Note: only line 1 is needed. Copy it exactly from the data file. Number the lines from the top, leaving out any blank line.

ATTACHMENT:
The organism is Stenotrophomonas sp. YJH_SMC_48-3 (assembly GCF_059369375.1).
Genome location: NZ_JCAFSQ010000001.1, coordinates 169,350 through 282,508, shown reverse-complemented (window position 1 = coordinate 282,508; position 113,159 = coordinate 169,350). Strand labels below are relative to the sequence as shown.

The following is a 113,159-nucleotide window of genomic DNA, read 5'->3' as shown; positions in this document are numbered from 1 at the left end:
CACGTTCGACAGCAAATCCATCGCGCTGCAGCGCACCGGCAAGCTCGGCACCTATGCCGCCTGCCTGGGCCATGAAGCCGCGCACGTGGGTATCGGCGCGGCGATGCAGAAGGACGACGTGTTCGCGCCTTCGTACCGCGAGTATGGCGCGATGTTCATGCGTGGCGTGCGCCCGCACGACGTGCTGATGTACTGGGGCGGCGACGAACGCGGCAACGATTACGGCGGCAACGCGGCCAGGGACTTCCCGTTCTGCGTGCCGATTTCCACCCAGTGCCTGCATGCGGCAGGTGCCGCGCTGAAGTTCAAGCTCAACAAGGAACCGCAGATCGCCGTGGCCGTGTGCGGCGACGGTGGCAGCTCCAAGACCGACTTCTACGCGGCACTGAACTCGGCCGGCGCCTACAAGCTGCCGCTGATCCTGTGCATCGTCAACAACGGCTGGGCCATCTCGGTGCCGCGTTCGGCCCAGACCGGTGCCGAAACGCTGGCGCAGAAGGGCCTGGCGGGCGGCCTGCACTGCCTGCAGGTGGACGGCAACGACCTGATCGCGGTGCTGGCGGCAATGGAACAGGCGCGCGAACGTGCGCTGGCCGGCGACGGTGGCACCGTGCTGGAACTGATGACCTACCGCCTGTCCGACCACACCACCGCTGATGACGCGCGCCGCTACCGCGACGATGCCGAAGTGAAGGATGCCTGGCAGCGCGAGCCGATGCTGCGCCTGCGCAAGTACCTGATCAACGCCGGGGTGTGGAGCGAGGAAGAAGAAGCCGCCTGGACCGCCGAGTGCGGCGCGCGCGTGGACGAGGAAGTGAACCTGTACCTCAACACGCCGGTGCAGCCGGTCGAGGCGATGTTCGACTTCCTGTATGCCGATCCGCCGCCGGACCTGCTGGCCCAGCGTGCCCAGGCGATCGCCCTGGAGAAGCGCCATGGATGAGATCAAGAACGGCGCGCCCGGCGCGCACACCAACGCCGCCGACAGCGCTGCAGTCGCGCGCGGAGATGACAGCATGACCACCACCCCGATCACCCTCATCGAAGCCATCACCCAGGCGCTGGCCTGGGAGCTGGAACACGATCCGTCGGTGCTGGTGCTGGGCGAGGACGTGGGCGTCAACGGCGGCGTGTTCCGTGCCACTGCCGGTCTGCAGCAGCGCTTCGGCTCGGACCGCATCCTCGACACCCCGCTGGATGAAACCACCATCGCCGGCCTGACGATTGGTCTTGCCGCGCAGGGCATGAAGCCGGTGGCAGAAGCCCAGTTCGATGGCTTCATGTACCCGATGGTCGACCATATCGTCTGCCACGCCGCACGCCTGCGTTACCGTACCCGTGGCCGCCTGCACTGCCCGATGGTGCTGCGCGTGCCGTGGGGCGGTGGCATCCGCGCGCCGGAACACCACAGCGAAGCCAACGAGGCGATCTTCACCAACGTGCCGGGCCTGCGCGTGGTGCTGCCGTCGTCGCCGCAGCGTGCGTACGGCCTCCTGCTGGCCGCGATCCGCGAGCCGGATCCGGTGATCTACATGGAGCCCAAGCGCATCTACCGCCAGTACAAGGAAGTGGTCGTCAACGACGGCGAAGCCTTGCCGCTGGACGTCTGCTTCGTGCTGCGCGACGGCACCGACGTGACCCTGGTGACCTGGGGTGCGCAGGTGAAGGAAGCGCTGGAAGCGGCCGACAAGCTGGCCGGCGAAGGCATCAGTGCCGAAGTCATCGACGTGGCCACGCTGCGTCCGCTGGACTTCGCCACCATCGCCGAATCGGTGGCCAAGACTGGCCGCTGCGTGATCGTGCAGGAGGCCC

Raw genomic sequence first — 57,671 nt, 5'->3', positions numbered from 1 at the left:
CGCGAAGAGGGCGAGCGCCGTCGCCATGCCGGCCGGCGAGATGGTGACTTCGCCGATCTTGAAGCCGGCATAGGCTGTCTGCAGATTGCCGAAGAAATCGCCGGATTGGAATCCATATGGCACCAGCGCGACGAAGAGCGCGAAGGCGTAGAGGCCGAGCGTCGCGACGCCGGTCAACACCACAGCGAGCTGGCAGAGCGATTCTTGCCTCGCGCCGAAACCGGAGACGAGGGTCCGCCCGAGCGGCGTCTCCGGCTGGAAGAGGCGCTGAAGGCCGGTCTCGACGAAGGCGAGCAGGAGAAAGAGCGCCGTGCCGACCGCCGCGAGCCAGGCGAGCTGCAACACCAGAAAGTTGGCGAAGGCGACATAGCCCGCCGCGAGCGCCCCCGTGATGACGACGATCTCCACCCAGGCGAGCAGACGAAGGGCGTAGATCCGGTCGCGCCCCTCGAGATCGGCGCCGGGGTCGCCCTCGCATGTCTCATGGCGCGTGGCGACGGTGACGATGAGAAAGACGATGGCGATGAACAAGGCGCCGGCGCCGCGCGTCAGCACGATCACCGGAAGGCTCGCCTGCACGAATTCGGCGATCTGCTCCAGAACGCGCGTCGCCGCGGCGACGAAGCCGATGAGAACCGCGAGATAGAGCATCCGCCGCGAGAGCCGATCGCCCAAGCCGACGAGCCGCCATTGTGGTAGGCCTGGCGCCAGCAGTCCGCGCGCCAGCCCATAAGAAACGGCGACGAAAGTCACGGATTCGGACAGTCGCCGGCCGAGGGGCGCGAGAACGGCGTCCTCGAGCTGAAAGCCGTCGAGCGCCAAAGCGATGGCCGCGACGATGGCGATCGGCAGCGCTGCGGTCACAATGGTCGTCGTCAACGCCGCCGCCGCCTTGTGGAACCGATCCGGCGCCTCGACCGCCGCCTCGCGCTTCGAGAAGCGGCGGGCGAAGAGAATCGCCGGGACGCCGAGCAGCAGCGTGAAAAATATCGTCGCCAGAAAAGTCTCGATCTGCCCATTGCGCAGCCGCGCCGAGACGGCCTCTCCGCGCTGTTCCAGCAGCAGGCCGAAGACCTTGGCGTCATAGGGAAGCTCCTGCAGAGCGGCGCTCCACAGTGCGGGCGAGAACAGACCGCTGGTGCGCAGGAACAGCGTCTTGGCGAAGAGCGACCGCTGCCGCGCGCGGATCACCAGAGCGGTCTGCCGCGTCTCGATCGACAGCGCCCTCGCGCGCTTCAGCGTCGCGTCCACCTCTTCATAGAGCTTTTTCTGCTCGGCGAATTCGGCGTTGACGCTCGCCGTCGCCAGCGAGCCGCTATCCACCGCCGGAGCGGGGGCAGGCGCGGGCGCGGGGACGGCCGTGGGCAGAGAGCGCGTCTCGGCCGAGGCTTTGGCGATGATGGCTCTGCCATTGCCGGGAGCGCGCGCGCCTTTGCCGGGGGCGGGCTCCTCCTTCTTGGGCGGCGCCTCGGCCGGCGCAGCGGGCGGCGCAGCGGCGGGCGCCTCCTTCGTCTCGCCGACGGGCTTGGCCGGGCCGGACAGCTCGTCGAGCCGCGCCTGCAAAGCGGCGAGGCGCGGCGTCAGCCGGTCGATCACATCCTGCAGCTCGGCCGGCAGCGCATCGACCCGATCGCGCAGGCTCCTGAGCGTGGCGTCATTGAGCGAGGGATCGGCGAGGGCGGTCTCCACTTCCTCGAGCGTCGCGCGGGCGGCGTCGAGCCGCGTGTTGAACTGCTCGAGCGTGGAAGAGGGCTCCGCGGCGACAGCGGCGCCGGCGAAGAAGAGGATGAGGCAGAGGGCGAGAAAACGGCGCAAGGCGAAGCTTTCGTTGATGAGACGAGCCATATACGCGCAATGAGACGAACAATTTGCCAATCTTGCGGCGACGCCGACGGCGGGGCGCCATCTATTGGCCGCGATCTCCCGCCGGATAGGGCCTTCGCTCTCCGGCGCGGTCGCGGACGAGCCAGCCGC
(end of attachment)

The organism is Stenotrophomonas sp. YJH_SMC_48-3 (assembly GCF_059369375.1).